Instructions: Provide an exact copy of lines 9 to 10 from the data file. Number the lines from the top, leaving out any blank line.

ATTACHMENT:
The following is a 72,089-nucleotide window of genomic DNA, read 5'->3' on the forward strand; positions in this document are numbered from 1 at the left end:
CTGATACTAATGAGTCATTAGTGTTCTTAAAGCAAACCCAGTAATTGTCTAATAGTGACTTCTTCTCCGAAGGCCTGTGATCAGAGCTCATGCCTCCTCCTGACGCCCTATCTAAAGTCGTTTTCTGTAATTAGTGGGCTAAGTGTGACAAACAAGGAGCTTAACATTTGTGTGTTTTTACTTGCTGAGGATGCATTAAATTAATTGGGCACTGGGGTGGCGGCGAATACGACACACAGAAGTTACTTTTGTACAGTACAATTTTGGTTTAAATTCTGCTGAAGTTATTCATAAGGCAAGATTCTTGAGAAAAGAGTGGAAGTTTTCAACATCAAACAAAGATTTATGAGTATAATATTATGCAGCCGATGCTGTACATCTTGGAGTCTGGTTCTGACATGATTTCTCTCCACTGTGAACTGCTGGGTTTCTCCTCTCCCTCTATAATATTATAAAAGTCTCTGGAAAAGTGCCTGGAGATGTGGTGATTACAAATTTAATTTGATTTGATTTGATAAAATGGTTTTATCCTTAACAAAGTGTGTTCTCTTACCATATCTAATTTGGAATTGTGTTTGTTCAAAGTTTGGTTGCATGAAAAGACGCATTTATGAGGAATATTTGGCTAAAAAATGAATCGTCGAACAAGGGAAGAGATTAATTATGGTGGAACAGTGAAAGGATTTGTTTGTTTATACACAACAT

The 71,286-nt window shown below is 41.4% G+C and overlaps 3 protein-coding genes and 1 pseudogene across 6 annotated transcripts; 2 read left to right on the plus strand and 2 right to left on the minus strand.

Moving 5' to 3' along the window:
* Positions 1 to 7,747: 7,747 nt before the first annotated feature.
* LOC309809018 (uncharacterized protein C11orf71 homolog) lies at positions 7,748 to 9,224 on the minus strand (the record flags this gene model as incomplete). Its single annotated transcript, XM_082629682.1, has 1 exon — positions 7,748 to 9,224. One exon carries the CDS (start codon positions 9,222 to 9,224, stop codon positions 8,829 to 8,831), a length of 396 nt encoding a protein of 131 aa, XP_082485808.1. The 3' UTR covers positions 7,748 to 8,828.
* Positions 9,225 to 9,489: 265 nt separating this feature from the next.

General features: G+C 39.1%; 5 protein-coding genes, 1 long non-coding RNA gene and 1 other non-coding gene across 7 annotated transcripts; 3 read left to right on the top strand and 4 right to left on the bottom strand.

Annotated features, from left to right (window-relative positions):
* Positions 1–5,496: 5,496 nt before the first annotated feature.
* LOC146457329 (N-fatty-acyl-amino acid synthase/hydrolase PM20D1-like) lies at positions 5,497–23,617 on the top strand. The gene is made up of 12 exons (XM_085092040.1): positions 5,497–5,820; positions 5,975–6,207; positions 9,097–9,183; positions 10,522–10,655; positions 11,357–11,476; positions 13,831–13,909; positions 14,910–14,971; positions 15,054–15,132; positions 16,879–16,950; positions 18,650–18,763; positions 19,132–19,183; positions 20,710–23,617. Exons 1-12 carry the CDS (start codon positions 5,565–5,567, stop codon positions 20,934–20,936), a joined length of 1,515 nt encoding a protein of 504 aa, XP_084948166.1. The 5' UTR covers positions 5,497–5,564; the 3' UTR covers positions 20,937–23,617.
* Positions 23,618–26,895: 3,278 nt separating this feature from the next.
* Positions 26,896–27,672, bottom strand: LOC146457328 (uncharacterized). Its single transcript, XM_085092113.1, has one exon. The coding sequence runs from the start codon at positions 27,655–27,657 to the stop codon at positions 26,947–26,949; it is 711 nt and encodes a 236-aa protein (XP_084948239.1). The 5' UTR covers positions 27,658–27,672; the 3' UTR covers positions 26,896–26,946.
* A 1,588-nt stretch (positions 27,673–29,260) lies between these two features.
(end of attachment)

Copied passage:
Annotated features, from left to right (window-relative positions):
* Positions 1–5,496: 5,496 nt before the first annotated feature.